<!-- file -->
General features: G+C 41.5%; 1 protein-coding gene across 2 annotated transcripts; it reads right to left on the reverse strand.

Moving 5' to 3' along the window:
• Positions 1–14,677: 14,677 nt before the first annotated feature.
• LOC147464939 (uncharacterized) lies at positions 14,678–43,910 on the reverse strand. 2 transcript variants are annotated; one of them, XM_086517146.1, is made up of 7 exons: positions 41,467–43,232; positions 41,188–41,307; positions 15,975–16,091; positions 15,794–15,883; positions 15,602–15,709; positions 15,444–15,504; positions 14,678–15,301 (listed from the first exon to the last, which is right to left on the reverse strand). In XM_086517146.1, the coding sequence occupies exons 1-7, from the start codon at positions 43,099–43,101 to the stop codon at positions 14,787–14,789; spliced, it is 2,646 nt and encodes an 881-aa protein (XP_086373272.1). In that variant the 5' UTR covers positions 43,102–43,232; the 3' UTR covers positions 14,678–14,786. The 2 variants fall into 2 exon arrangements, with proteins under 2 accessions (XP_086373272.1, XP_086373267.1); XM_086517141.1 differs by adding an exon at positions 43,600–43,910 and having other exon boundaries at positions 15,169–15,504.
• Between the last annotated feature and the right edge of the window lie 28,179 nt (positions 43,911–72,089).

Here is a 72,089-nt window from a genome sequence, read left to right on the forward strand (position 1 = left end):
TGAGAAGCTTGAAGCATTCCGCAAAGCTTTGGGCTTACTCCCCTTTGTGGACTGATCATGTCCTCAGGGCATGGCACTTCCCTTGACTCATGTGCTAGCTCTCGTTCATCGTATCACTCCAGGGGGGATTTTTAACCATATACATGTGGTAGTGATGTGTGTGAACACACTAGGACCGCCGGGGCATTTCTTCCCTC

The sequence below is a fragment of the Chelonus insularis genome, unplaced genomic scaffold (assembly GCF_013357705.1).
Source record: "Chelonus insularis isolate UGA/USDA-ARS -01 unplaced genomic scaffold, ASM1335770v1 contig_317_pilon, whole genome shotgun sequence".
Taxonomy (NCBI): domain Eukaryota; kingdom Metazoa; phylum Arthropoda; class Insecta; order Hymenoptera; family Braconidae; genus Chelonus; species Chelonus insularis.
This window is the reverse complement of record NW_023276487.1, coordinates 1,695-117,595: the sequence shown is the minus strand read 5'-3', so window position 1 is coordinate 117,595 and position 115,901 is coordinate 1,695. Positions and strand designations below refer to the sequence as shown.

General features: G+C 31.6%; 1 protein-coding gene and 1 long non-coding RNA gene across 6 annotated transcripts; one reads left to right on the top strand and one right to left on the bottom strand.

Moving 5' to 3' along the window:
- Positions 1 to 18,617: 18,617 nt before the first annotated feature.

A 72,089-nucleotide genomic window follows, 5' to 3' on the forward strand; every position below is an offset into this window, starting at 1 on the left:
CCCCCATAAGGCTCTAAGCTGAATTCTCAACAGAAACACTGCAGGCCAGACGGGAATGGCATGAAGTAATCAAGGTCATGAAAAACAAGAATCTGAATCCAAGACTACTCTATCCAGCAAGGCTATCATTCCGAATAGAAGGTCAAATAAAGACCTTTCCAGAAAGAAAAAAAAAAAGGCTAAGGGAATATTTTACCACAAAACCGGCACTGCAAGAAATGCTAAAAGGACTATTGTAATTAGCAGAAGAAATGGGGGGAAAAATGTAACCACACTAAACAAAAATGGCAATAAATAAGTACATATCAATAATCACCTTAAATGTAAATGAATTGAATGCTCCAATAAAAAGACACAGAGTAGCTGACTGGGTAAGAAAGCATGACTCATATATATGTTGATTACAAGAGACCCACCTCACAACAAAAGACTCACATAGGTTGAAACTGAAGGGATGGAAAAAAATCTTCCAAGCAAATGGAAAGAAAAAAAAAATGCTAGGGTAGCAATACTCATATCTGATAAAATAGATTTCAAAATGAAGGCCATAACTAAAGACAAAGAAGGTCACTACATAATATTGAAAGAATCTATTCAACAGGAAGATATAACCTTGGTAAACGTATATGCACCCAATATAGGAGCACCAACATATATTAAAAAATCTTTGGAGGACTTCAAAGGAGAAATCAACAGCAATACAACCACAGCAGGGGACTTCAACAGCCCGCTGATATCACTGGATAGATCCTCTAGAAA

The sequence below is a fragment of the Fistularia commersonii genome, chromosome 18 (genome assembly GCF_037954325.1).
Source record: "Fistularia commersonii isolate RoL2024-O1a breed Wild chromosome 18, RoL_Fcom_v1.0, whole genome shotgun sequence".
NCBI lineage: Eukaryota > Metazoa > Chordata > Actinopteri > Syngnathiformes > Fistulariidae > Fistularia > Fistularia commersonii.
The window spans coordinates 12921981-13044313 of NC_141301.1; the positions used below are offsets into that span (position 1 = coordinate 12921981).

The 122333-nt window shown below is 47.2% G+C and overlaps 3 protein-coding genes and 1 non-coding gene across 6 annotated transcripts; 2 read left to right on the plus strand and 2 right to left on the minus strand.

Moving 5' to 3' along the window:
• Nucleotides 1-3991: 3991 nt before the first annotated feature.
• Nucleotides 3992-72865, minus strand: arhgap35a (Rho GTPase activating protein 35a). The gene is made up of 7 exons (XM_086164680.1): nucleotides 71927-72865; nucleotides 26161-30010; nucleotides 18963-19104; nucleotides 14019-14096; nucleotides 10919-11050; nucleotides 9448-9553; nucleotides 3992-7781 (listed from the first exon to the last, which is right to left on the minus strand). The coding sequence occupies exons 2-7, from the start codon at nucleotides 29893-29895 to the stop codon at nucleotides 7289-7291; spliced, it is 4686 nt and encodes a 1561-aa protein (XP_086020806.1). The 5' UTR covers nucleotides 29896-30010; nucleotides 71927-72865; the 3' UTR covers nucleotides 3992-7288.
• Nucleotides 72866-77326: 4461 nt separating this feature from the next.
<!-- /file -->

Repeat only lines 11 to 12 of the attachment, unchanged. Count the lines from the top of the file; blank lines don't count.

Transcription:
This window is the reverse complement of record NW_023276487.1, coordinates 1,695-117,595: the sequence shown is the minus strand read 5'-3', so window position 1 is coordinate 117,595 and position 115,901 is coordinate 1,695. Positions and strand designations below refer to the sequence as shown.

General features: G+C 31.6%; 1 protein-coding gene and 1 long non-coding RNA gene across 6 annotated transcripts; one reads left to right on the top strand and one right to left on the bottom strand.